Dr Philippa Semper BA PhD PGCE

Dr Philippa Semper

Department of English Literature
Lecturer in English

Contact details

Arts Building, Room 136
University of Birmingham
B15 2TT

My work centres on Old English language and literature and the interaction between text and image in Anglo-Saxon manuscripts; I also write about and teach modern fantasy literature and its relationships with medieval texts.


  • BA Hons in English Medieval Studies (University of Exeter)
  • PhD in Medieval English (University of Exeter)
  • PGCE in Higher Education (University of Greenwich)



After completing my PhD I tutored in Medieval English at the University of Exeter, and then went to Ireland to teach at University College Dublin for several years. I moved back to the UK when I joined the English Department at the University of Birmingham.


I teach and convene all modules on Old English language and literature for the English undergraduate programme, and offer a final-year literature option on ‘Fantasy and Fandom’. I also convene and/or teach other medieval moduIes such as ‘Popular Fiction Before the Novel and ‘Discovering Medieval Literature’. I contribute to the MRes in Medieval Studies and the MA in Medieval Studies (Literature Pathway).

Postgraduate supervision

I currently supervise postgraduate students working in the areas of Old English language and literature and Anglo-Saxon manuscripts. This work includes the interpretation of the Old English Phoenix (MPhil), the myth of the woman in the water in Beowulf (MPhil), the labours of the months in two Anglo-Saxon calendars (MPhil), the uses of landscape in Anglo-Saxon poetry (PhD) and the discourses of knowledge and power in relation to sexuality in Old English literature (PhD).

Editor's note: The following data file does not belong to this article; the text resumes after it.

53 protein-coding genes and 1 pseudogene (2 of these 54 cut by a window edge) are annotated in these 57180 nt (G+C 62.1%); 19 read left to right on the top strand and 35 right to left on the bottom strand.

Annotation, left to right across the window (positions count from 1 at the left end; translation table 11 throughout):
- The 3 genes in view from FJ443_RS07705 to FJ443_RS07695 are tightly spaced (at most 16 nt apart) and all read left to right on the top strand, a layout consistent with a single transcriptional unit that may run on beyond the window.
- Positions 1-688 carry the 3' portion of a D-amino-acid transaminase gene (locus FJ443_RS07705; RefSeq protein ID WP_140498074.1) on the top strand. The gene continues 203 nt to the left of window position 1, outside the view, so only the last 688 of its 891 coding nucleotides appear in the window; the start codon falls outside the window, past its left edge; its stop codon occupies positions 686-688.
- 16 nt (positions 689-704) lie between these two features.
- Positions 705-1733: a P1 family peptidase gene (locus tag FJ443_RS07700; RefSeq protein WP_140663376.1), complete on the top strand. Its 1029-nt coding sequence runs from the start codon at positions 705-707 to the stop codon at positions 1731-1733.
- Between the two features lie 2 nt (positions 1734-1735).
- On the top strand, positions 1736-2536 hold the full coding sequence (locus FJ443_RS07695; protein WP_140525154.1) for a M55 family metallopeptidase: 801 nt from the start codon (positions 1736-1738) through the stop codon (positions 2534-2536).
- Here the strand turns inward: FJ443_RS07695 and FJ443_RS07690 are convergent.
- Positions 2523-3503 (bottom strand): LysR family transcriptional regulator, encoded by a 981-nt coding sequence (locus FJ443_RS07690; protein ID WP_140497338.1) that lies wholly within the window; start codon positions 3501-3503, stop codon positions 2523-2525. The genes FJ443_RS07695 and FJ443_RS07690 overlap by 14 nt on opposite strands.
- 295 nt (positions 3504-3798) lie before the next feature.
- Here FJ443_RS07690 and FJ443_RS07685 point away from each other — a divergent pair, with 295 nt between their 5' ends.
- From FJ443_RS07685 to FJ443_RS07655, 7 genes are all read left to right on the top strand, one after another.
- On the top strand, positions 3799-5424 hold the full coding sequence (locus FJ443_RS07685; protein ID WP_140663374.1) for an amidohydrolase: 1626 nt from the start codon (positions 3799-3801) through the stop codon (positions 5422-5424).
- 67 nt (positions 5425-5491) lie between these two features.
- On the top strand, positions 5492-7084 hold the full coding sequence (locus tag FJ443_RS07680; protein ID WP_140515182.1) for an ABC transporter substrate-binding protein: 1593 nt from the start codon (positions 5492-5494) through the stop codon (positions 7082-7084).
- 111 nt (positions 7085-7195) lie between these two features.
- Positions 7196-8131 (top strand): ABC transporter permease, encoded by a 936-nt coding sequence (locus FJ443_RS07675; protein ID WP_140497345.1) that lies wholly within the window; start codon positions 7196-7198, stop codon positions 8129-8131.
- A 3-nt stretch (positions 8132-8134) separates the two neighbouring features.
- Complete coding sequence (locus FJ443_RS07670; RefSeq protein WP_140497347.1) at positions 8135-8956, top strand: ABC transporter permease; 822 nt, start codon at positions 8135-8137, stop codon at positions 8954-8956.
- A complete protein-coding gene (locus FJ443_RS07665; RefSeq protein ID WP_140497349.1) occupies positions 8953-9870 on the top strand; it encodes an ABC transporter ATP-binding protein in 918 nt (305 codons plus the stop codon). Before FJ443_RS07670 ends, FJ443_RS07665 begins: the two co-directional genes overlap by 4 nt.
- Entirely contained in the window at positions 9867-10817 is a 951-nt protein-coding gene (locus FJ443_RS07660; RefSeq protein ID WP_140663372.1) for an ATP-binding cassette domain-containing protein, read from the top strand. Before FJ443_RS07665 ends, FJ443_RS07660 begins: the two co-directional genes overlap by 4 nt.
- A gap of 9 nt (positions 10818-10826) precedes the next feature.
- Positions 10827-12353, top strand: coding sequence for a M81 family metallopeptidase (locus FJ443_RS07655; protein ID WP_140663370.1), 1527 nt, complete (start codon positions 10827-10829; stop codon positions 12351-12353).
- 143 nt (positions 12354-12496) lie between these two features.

I also supervise postgraduates working on fantasy literature, including Susan Cooper (PhD) and C19th vampire literature (MRes).

I welcome enquiries from graduate students wishing to study for Masters and PhD projects on the following: Old English literature, especially the prose of secular learning and poetry containing runes; text-image relationships in Anglo-Saxon manuscripts and in later medieval manuscripts of secular texts; modern fantasy literature.


My interests centre on Old English literature and the ways in which it was written, read and understood in the Anglo-Saxon period. Much of my research is interdisciplinary in nature, and examines the relationships between text and image in medieval manuscripts, focusing in particular on medieval diagrams. I am interested in the various reading strategies required by differing forms of visual exposition, and the implications of such strategies for both the production and the use of manuscripts, and am currently working on a book which addresses these issues.

I also work on modern fantasy writing. This has included work on the medievalism of fantasy and modern Arthurian fantasy such as Kevin Crossley Holland's Arthur trilogy and the BBC Merlin. My work now has a strong focus on the work of Lord Dunsany and Neil Gaiman.

Research groups

I am part of the Medieval English Research Group in the Department of English and lead for the Centre for the Study of the Middle Ages in the College of Arts and Law, whose research seminar programme I convene.

Other activities


In July 2015 I gave one of the keynote lectures at the Locating Fantastika conference, entitled ‘The Past is a Fantastical Country: Otherworlds from medieval to modern’.

In May 2014 I gave a talk at Hay Festival called 'Who Wants to Live Forever? Mortals, Immortals and the Undead'.